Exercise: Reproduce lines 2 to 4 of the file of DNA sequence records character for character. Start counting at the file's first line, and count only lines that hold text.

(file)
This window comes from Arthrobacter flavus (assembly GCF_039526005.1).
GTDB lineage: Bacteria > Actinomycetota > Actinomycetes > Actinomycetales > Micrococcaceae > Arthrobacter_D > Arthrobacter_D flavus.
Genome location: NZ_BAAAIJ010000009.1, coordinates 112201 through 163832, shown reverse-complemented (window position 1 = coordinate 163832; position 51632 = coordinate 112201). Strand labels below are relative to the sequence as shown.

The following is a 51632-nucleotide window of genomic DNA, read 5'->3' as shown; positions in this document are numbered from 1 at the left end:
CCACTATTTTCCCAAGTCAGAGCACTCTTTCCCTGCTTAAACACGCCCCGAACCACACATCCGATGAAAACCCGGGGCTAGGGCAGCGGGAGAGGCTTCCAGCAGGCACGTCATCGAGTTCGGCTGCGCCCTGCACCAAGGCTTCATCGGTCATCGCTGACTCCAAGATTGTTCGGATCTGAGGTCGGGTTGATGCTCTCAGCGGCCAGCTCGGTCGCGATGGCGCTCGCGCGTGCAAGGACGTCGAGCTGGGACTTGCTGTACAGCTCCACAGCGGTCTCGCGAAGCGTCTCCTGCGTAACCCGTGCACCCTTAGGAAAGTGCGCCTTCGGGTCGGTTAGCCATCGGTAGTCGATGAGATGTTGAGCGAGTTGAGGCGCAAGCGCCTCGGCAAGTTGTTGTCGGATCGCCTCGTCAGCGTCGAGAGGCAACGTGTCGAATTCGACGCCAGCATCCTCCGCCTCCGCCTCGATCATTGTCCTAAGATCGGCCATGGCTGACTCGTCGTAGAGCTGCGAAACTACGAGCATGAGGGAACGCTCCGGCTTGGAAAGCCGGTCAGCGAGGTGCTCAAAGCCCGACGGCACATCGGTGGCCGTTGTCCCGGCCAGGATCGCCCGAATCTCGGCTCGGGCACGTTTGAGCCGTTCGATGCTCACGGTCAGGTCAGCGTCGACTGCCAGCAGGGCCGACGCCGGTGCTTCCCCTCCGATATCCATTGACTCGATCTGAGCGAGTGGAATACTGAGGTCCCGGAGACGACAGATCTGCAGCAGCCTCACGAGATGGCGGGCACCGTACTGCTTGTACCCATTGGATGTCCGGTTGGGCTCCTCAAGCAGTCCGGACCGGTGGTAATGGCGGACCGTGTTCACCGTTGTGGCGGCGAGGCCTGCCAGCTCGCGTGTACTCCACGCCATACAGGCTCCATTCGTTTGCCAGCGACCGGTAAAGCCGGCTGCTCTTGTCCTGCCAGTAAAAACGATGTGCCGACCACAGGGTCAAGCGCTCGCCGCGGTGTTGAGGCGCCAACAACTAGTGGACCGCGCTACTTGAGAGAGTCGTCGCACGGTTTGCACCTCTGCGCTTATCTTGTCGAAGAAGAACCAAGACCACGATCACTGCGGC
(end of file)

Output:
GTDB lineage: Bacteria > Actinomycetota > Actinomycetes > Actinomycetales > Micrococcaceae > Arthrobacter_D > Arthrobacter_D flavus.
Genome location: NZ_BAAAIJ010000009.1, coordinates 112201 through 163832, shown reverse-complemented (window position 1 = coordinate 163832; position 51632 = coordinate 112201). Strand labels below are relative to the sequence as shown.

The following is a 51632-nucleotide window of genomic DNA, read 5'->3' as shown; positions in this document are numbered from 1 at the left end: